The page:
For businesses seeking identification as separate legal entities, Ohio law allows them to undergo the process of incorporation. An incorporated business acts in its own name, whether buying and selling property, agreeing to contracts or exercising legal rights. In Ohio, the process of incorporation is begun by filing with the Secretary of State in accordance with certain guidelines.
Benefits of Incorporation in Ohio
There are distinct advantages to incorporating a business. Most importantly, liabilities the business accrues may be satisfied only by assets that the owners have specifically invested in it. Without incorporation, the personal property of business owners is at stake should the company become unable to fulfill its debts. Furthermore, banks in the Coshocton area prefer to evaluate the credit worthiness of a business as a whole rather than that of individual owners. This makes the process of receiving corporate loans simpler. Finally, a corporations charter requires that ownership be divided into stakes or "shares" of stock, all of equal size. This makes the process of transferring control much more practical.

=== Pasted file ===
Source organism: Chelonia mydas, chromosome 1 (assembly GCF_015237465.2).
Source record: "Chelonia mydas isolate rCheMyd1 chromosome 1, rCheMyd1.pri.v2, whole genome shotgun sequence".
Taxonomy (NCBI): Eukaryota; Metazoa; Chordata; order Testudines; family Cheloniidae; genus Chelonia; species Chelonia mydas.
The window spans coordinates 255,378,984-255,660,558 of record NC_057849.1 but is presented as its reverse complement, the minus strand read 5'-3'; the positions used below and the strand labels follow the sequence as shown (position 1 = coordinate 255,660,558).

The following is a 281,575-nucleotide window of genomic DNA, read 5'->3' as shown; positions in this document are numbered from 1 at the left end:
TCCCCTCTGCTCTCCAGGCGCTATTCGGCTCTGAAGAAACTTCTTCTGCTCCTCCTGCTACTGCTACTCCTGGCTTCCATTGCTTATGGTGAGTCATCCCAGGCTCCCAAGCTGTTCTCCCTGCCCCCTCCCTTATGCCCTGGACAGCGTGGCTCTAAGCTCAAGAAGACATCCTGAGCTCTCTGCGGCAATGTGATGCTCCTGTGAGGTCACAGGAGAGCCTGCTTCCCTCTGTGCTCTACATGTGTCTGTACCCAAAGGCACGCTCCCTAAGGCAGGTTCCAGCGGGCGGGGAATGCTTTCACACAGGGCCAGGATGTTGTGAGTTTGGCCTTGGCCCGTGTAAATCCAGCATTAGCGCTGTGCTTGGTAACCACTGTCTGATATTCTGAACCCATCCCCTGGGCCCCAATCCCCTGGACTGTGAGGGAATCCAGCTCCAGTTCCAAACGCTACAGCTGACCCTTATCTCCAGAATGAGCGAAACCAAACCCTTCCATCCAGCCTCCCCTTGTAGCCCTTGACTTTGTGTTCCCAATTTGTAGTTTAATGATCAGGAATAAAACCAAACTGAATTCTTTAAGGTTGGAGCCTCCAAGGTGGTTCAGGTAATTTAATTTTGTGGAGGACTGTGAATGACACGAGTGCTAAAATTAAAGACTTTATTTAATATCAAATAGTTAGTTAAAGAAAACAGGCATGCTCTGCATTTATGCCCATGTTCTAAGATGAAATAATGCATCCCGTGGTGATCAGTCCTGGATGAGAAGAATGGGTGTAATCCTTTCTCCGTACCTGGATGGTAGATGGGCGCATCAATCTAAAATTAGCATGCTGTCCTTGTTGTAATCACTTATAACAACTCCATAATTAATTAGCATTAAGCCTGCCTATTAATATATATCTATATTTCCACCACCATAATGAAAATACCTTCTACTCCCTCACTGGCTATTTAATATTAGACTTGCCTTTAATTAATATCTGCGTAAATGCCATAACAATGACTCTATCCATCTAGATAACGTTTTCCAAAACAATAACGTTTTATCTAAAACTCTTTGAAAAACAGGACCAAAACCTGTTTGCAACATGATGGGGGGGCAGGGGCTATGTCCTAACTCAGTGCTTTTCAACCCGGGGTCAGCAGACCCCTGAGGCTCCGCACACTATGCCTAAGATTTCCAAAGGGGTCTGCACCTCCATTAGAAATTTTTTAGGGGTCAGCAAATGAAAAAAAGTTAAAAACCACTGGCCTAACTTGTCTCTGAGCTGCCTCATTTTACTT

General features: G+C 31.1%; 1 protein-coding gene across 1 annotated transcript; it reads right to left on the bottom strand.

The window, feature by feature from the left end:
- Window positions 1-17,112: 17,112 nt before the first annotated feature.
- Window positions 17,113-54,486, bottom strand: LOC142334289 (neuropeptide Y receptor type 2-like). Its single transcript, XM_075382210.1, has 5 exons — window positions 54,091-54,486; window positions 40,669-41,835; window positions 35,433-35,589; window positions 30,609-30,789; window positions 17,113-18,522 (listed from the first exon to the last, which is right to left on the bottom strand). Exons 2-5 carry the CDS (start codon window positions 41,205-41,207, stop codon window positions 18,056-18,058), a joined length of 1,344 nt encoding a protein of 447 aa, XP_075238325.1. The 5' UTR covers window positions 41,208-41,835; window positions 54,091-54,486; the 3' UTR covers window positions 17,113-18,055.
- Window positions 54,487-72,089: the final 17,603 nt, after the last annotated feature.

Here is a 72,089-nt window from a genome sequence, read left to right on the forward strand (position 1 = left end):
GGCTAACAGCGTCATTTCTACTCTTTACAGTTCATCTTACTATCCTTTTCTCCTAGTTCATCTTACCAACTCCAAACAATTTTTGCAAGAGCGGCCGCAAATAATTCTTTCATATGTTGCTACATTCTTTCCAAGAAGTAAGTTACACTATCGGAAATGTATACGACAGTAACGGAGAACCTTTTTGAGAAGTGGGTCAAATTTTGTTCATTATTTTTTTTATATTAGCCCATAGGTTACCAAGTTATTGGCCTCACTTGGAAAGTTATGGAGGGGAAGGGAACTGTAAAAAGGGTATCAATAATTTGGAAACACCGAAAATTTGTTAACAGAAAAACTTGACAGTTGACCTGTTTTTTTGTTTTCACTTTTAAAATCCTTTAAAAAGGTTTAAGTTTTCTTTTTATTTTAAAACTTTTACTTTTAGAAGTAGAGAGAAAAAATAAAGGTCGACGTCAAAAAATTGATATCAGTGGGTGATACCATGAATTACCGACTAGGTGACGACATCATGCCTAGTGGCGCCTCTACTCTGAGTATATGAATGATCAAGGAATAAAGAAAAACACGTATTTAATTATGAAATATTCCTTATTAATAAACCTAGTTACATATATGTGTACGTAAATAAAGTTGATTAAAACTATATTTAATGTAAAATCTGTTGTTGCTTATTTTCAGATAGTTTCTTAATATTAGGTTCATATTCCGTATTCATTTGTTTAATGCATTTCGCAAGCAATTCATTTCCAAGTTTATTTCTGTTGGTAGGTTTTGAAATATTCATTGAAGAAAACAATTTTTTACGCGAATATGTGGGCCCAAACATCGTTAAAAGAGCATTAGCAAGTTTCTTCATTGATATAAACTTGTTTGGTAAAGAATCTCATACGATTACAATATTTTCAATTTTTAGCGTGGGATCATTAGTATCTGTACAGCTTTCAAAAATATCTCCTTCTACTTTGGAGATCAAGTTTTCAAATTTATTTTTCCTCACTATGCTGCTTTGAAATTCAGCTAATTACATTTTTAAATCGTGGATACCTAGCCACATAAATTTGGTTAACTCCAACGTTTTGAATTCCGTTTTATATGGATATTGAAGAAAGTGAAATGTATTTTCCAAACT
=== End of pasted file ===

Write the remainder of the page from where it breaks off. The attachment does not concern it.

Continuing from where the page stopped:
Costs of Incorporation
Incorporation can be costly. First, a modest filing fee might be charged in Ohio for any business that wants to incorporate. Also, a corporation is taxed as its own entity. Disbursements to the owners of the corporation are also taxed as individual income, so this means earnings might be taxed twice. But this double taxation can be avoided with proper planning and help from a local Coshocton lawyer.